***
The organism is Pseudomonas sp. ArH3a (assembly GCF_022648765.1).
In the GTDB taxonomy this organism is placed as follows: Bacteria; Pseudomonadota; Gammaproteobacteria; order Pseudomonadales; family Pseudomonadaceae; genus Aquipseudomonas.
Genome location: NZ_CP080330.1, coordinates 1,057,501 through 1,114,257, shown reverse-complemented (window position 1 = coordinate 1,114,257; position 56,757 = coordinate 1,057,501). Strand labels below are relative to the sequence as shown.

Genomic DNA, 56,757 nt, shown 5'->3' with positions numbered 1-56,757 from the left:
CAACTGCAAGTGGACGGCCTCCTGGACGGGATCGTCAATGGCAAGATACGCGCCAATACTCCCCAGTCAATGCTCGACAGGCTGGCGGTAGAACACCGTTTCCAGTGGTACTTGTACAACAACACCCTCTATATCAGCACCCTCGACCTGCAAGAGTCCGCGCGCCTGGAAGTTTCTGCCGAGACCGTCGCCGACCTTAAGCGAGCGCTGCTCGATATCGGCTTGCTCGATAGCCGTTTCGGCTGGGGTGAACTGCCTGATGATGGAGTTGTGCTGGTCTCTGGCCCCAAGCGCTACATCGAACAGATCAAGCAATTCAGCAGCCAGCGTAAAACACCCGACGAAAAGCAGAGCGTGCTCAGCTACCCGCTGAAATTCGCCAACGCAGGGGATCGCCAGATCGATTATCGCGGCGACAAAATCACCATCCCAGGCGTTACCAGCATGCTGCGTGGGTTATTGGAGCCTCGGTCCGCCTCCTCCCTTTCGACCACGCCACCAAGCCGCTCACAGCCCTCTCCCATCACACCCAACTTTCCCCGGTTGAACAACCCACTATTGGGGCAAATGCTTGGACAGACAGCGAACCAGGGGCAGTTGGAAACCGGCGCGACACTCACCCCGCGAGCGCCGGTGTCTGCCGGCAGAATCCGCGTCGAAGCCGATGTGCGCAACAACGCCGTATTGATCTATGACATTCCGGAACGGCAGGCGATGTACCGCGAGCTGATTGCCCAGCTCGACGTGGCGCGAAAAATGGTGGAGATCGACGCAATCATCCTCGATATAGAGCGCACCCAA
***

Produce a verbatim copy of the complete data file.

The organism is Pseudomonas sp. ArH3a (assembly GCF_022648765.1).
In the GTDB taxonomy this organism is placed as follows: Bacteria; Pseudomonadota; Gammaproteobacteria; order Pseudomonadales; family Pseudomonadaceae; genus Aquipseudomonas.
Genome location: NZ_CP080330.1, coordinates 1,057,501 through 1,114,257, shown reverse-complemented (window position 1 = coordinate 1,114,257; position 56,757 = coordinate 1,057,501). Strand labels below are relative to the sequence as shown.

Genomic DNA, 56,757 nt, shown 5'->3' with positions numbered 1-56,757 from the left:
CAACTGCAAGTGGACGGCCTCCTGGACGGGATCGTCAATGGCAAGATACGCGCCAATACTCCCCAGTCAATGCTCGACAGGCTGGCGGTAGAACACCGTTTCCAGTGGTACTTGTACAACAACACCCTCTATATCAGCACCCTCGACCTGCAAGAGTCCGCGCGCCTGGAAGTTTCTGCCGAGACCGTCGCCGACCTTAAGCGAGCGCTGCTCGATATCGGCTTGCTCGATAGCCGTTTCGGCTGGGGTGAACTGCCTGATGATGGAGTTGTGCTGGTCTCTGGCCCCAAGCGCTACATCGAACAGATCAAGCAATTCAGCAGCCAGCGTAAAACACCCGACGAAAAGCAGAGCGTGCTCAGCTACCCGCTGAAATTCGCCAACGCAGGGGATCGCCAGATCGATTATCGCGGCGACAAAATCACCATCCCAGGCGTTACCAGCATGCTGCGTGGGTTATTGGAGCCTCGGTCCGCCTCCTCCCTTTCGACCACGCCACCAAGCCGCTCACAGCCCTCTCCCATCACACCCAACTTTCCCCGGTTGAACAACCCACTATTGGGGCAAATGCTTGGACAGACAGCGAACCAGGGGCAGTTGGAAACCGGCGCGACACTCACCCCGCGAGCGCCGGTGTCTGCCGGCAGAATCCGCGTCGAAGCCGATGTGCGCAACAACGCCGTATTGATCTATGACATTCCGGAACGGCAGGCGATGTACCGCGAGCTGATTGCCCAGCTCGACGTGGCGCGAAAAATGGTGGAGATCGACGCAATCATCCTCGATATAGAGCGCACCCAA